movement of water in infarct immediately
non-invasively view arterial supply (MRA)
contraindications: pacemaker

Non Infused Head CT


What is your impression of the head
CT?
The CT shows loss of gray-white junction and effacement
of the sulci throughout the left hemisphere, suggestive
of a stroke

MRI (Diffusion Weighted


Image)

Acute stroke in younger


patients
Arterial
Dissection (spontaneous, traumatic)
Fibromuscular dysplasia, Marfans,
vasculitis
Vasoactive drugs: cocaine,
amphetamines
Migraine

Paradoxical cardiac embolus (PFO)


Hypercoagulable states

Case 5
A 75 year-old man is verbally
unresponsive in the ER, moving only
his left limbs to painful stimuli. BP is
210/106, pulse 85/min and afebrile.
He gradually becomes less
responsive.
What do you do?

Intracranial hemorrhage
Approximately 10% of all strokes
Most common cause hypertension
Lobar hemorrhage: consider anticoagulation,
amyloid angiopathy, AVMs, cavernous
malformations, metastatic or primary tumors
Neurologic deterioration primarily due to hematoma
expansion and worsening cerebral edema
Treatment: maintain airway/treat hypoxia, cardiac
monitoring, avoid hypotonic solutions, treat glucose
disorders, treat seizure, generally treat MAP > 150
mmHg (gradual reduction)

Increased intracranial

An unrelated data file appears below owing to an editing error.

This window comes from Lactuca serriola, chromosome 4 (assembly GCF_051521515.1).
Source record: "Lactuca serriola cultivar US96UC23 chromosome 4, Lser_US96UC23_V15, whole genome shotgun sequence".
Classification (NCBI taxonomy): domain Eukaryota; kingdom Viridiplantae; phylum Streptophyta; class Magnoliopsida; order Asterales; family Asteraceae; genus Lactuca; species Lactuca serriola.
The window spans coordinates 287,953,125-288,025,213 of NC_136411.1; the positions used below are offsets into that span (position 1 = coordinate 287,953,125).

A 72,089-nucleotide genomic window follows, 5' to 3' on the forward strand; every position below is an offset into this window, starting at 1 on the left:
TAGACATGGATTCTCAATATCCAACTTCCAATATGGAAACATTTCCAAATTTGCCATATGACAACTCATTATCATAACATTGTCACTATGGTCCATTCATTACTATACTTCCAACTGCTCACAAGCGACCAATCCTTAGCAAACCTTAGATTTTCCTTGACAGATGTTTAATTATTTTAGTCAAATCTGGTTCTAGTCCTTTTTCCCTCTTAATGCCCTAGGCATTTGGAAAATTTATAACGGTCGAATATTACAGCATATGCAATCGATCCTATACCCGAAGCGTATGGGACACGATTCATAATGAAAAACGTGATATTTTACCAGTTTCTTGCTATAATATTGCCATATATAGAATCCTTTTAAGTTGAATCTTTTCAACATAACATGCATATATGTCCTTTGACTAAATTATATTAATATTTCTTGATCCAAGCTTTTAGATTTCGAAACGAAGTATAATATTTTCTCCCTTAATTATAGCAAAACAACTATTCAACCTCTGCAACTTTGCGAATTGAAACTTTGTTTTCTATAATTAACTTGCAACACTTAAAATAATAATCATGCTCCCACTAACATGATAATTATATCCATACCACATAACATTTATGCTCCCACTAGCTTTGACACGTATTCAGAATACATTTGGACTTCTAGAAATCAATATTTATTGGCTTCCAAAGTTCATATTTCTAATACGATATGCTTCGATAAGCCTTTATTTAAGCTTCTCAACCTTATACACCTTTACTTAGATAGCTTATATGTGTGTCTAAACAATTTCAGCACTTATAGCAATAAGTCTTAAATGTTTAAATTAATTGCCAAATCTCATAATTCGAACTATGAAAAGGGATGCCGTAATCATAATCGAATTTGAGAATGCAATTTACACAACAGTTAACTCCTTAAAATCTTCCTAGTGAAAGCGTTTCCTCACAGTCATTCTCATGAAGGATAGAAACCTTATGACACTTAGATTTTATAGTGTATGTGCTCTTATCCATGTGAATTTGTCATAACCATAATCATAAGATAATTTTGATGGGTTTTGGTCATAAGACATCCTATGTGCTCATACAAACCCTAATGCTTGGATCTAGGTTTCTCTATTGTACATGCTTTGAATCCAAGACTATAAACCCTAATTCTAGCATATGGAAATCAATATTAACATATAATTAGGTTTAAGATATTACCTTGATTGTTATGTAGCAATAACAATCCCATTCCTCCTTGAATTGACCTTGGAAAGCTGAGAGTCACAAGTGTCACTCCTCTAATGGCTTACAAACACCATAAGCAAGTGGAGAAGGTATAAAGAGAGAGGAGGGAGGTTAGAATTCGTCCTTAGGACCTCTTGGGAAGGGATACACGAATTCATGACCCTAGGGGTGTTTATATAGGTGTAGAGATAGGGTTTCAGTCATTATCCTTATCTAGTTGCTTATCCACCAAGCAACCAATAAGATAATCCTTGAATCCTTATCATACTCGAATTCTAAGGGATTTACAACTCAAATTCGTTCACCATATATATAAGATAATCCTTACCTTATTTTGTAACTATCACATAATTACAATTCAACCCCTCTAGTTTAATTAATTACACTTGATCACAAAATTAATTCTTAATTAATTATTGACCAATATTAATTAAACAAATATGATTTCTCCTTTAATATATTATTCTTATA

pressure
General medical treatment of increased ICP:
ICP monitoring
Hyperventilation (pCO2 < 33 mm) vasoconstriction
with reduction of blood volume; aggressive
hyperventilation may cause worse outcome
Hyperosmolar therapy: mannitol 20% (0.25 gm/kg q6
hrs if Sosm <310)

Specific treatment of increased ICP:


CSF drainage
Surgical evacuation of hematoma
Tumor, encephalitis, abscess (vasogenic edema):
dexamethasone 4 mg IV q6 hrs

Case 6
A 32 year-old woman is found on the floor
at work, unconscious, but spontaneously
breathing.
Exam:
BP 146/75, pulse 80, afebrile.
Non verbal, no grimace or movement to
noxious stimuli.
L pupil 5 mm, sluggishly reactive to light; R
pupil 2 mm , briskly reactive.

Can you localize the lesion?

Coma
Lowered level of
arousal/consciousness
Localization: reticular activating
system, hypothalamus, bilateral or
extensive hemispheric lesions
(trauma, meningitis/encephalitis,
bilateral infarction, metabolic)
Etiology: structural or metabolic

Coma: respiratory
pattern
Cheyne-Stokes
(crescendo-decresendo)

Periods of hyperpnea
alternating with hypopnea
Bilateral hemisphere
lesions, increased ICP
Also seen in sick elderly or
CHF patients

Central neurogenic
hyperventilation

Rapid, regular hyperpnea


Paramedian reticular
formation (midbrain/pons),
other brainstem locations

Respiratory ataxia

Irregular, variably
shallow and deep
respirations
Dysfunction of